Pub. 12 2024 Issue 1

Zions CEO Closes Chapter in Exceptional Career

In 1990, Scott Anderson left a promising career at Bank of America to return to Utah and work at his hometown bank. More than three decades later, he now retires as president and CEO, leaving Zions Bank, the banking industry and the larger community immeasurably transformed by his leadership.

After receiving degrees from Columbia University and Johns Hopkins University, Anderson began his career in San Francisco as part of Bank of America’s international banking division. He was later assigned to Tokyo, where he spent seven years before returning to San Francisco to establish a small-business banking program and manage the company’s main office in the city.

“I loved Bank of America. It was a terrific opportunity,” Anderson said. “But I really welcomed the opportunity to come home.”

Anderson had been a customer of Zions Bank since the age of 14, when he opened an account at the 7th East branch to deposit his paychecks from Bratten’s Seafood Grotto, where he worked as a busboy.

He brought to his Zions Bank office a bust of Amadeo Giannini, the Italian immigrant who founded Bank of America in San Francisco in the early 1900s. Following the 1906 earthquake that leveled the city, Giannini set up a makeshift desk on top of a barrel and loaned money to those who needed it to rebuild. He later boasted that every earthquake loan he made was repaid.

Giannini’s daughter, Claire, gave Anderson the bust when he left Bank of America to remind him, he said, that the main value of money is to help people and their community grow. Bolstering the success of individuals and Main Streets would likewise be a central focus of Anderson’s career.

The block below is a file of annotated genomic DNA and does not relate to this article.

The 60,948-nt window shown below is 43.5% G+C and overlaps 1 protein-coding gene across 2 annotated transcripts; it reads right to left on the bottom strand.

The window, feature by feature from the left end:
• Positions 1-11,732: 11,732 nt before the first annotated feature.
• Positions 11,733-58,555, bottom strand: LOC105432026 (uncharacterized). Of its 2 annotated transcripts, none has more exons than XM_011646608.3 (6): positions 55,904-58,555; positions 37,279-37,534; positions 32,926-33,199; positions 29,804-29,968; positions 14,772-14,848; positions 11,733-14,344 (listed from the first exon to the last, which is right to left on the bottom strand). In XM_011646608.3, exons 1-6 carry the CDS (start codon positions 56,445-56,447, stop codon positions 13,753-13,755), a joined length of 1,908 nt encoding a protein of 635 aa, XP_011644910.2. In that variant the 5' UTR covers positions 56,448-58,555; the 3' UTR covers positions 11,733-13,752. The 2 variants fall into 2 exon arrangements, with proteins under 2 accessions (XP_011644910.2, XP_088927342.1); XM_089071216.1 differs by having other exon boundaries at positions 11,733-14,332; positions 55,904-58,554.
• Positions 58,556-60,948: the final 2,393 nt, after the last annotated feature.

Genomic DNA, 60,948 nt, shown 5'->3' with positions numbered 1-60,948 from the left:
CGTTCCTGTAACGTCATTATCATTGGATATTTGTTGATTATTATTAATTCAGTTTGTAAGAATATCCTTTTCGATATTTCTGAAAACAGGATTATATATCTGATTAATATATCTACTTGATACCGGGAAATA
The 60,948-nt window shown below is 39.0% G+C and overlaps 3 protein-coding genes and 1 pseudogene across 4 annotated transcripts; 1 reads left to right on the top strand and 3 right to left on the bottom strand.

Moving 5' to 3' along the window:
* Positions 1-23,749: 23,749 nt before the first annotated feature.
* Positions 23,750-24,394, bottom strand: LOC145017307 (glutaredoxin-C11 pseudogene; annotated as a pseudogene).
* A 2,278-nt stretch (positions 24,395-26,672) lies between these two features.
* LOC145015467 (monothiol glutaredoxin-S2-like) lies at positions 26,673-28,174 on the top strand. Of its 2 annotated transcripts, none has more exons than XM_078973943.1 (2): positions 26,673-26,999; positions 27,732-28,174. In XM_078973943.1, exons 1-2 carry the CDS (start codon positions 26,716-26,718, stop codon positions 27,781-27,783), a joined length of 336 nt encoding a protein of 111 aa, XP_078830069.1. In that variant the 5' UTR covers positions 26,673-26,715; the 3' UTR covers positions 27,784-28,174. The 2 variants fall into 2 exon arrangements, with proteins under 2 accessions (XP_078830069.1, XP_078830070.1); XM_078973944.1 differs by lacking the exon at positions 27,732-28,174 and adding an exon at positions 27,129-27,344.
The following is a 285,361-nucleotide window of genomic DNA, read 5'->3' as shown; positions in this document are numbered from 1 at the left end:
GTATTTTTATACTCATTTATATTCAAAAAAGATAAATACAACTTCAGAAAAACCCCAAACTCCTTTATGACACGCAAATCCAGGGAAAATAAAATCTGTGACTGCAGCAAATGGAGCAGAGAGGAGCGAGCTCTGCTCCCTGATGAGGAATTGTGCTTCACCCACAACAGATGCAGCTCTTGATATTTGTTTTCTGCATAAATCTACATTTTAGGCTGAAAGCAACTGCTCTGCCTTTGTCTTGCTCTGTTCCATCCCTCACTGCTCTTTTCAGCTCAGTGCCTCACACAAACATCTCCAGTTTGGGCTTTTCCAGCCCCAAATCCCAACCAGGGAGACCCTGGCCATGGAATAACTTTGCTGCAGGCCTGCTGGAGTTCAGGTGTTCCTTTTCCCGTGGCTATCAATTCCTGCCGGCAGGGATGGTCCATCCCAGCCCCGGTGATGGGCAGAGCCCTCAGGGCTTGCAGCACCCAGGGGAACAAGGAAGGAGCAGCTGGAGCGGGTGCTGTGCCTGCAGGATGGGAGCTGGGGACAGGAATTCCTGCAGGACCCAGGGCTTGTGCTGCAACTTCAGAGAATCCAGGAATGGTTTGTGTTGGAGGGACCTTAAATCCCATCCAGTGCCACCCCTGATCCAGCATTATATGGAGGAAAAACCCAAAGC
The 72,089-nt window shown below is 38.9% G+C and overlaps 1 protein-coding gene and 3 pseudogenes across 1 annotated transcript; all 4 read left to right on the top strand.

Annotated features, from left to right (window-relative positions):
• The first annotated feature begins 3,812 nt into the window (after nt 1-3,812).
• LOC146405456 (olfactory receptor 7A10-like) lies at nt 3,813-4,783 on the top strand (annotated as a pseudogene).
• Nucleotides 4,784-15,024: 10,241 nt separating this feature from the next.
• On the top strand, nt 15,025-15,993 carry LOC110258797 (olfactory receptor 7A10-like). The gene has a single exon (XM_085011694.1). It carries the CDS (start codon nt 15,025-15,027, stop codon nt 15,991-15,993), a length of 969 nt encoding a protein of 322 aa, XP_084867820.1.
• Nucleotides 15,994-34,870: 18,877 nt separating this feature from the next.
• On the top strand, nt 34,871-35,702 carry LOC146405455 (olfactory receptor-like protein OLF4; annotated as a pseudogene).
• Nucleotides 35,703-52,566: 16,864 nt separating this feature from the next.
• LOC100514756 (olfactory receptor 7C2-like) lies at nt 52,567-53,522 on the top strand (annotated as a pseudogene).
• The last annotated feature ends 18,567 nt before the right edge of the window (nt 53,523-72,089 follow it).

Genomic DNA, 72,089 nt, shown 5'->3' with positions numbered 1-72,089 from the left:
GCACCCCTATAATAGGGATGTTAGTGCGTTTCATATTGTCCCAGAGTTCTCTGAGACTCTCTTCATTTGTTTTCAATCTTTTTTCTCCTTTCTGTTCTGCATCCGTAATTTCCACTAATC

In Anderson’s early years at Zions Bank, he established a successful retail banking division and helped expand the branch and ATM network, which was half its current size. He also led Zions in becoming one of the top U.S. Small Business Administration (SBA) 7(a) lenders in Utah, and later in Idaho.

Anderson was named Zions Bank’s president and CEO in January 1998, succeeding Harris Simmons, current chairman and CEO of Zions Bancorporation.

Over more than a quarter-century at its helm, Anderson developed the legacy institution into a full-service commercial bank with a strong presence in Idaho and later in Jackson, Wyoming. During his tenure, the bank’s assets have grown from $6 billion to $22.8 billion.

Anderson also became a powerful voice for the banking industry locally and nationally. In the early 2000s, he worked with industry associations to level the taxation playing field between banks and credit unions. He received the Utah Bankers Association’s Distinguished Banker Award in 2010. From October 2021 to October 2022, he chaired the American Bankers Association, supporting the nation’s recovery from the pandemic while driving economic growth.